By David A.Smith
For an element so firmly fixed in American culture, the frontier myth is surprisingly flexible. How else to explain its having taken two such different guises in the twentieth century—the progressive, forward-looking politics of Rough Rider president Teddy Roosevelt and the conservative, old-fashioned character and Cold War politics of Ronald Reagan? This is the conundrum at the heart of Cowboy Presidents, which explores the deployment and consequent transformation of the frontier myth by four U.S. presidents: Theodore Roosevelt, Lyndon B. Johnson, Ronald Reagan, and George W. Bush.
Behind the shape-shifting of this myth, historian David A. Smith finds major events in American and world history that have made various aspects of the “Old West” frontier more relevant, and more useful, for promoting radically different political ideologies and agendas. And these divergent adaptations of frontier symbolism have altered the frontier myth. Theodore Roosevelt, with his vigorous pursuit of an activist federal government, helped establish a version of the frontier myth that today would be considered liberal. But then, Smith shows, a series of events from the Lyndon Johnson through Jimmy Carter presidencies—including Vietnam, race riots, and stagflation—seemed to give the lie to the progressive frontier myth.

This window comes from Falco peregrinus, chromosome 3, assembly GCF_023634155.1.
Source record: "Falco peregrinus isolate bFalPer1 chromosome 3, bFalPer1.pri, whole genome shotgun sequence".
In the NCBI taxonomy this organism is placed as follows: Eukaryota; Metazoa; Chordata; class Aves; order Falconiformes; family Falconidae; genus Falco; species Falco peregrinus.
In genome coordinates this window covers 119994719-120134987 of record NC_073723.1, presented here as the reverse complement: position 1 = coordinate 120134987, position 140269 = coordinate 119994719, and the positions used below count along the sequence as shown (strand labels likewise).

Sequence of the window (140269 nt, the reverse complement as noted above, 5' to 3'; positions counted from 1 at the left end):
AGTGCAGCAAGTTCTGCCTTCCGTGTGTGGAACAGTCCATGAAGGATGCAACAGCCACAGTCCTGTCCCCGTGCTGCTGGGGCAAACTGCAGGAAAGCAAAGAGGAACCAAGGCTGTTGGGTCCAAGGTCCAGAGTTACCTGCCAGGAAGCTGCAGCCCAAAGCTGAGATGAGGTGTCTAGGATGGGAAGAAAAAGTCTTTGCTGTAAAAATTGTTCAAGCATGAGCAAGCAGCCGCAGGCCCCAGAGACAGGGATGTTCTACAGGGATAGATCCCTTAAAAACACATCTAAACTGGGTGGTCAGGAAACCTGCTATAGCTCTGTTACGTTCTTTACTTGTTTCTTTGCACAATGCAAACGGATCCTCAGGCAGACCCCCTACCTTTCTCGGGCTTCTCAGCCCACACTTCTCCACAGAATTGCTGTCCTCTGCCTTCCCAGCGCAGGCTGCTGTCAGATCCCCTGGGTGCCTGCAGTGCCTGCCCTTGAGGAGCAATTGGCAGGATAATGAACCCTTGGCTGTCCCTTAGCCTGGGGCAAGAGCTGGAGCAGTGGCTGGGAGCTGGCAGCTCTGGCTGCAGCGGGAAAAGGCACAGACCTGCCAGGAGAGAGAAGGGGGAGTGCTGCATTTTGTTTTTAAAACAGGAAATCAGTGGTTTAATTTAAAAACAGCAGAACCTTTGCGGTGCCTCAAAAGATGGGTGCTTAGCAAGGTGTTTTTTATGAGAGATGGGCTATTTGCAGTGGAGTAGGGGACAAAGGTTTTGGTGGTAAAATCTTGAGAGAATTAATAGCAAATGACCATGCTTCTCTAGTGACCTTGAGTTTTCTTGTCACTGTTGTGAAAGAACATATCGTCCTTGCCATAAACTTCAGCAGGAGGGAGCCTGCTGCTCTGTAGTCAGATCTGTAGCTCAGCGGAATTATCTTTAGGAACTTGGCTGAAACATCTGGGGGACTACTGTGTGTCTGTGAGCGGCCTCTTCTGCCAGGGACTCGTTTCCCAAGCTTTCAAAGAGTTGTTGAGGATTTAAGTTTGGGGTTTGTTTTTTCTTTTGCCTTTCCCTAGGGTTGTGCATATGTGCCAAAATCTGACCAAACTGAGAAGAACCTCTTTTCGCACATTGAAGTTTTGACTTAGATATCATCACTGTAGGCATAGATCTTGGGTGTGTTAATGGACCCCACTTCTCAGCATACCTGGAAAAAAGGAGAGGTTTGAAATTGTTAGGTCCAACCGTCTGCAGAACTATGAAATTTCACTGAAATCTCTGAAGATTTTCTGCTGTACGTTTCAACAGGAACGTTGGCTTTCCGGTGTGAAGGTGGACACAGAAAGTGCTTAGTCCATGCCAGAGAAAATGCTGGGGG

In the wake of these crises, Smith’s analysis reveals, the entire structure and popular representation of frontier symbols and images in American politics shifted dramatically from left to right, and from liberal to conservative, with profound implications for the history of American thought and presidential politics. The now popular idea that “frontier American” leaders and politicians are naturally Republicans with conservative ideals flows directly from the Reagan era.
Cowboy Presidents gives us a new, clarifying perspective on how Americans shape and understand their national identity and sense of purpose; at the same time, reflecting on the essential mutability of a quintessentially national myth, the book suggests that the next iteration of the frontier myth may well be on the horizon.